This credenza, designed by Jens Dyrlund of Denmark, uses a “hidden door” function, where the doors slide open and disappear into the back of the cabinet.
Hans Wegner took the credenza to the edge and back with his classic design pictured below. This piece is best utilized for storage but, again, can function in any room of the home. It will even support a smaller flat-screen television (trust me, I measured), making it the perfect piece for a bedroom or loft space. It’s an impressive form and beautiful in person.
This piece, designed by Hans Wegner, is best utilized for storage but can function in any room of the home.
The next two credenza styles were popular in the 1970s and 1980s when chrome and exotic lacquered woods were the norm. These are definitely statement pieces that can stand alone in an entry area and many of these designs have been copied, making them affordable and easily found at upscale consignment shops, new furniture stores and online furniture stores. The first pictured piece is by Milo Baughman, lead designer for Thayer Coggin Furniture for most of his career. This credenza’s lines are seamless and clean in every sense of the words. The vibrant olive-ash burl wood and thin chrome frame seems aesthetically off balance but allows the main cabinet form to “float” in its own space.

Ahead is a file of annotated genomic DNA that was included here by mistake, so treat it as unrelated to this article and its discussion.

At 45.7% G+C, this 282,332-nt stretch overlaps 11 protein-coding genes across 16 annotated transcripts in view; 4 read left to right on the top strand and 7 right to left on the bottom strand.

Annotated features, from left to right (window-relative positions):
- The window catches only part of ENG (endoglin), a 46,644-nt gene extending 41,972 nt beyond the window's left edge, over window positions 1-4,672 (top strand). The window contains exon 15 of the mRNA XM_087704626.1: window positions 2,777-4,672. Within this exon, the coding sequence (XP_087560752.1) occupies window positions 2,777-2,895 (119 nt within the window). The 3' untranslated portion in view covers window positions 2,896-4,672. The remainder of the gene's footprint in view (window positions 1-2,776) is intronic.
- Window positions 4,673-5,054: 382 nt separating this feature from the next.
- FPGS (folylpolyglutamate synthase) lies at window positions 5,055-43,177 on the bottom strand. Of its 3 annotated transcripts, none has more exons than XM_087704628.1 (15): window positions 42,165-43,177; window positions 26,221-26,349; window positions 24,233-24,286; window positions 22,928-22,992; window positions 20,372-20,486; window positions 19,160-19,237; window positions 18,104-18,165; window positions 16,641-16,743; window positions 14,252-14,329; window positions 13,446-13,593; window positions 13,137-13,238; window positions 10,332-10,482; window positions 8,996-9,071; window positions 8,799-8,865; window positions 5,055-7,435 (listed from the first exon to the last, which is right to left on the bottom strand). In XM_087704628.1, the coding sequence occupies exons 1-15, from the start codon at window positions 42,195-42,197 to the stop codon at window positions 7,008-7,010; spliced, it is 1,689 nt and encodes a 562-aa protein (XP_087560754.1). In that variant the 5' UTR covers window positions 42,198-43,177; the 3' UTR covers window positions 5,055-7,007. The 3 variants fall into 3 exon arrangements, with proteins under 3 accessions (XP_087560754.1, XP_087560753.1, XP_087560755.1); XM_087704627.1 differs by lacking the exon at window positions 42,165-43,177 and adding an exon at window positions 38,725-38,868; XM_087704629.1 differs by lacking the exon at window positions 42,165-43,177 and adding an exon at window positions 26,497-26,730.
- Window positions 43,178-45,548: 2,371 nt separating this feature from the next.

This Thayer Coggin Furniture credenza by lead designer Milo Baughman offers lines that are seamless and clean in every sense of the words.
Pace Collection Design Group of New York City were masters at bringing 1970s glam design to decorators and employed many great minds of the industry, mainly from Italy. Below is a sleek cabinet option that is stunning in person. It is a cantilevered or wall-hanging credenza, sans-legs! This is an interesting option if you need a piece to hang at just the right height.
This credenza by Pace Collection Design Group of New York City brings 1970s glam design with it’s wall-hanging feature.
This article doesn’t even scratch the surface when it comes to the multitude of credenza designers and manufacturers out there but hopefully it sparked something to begin your search for your perfect credenza! Or cabinet…. or buffet… or sideboard…
Bradley Downs is a Worthologist who specializes in Mid-Century modern furniture and the owner of Odd 2 Mod in Atlanta, Ga. You can e-mail him at firstname.lastname@example.org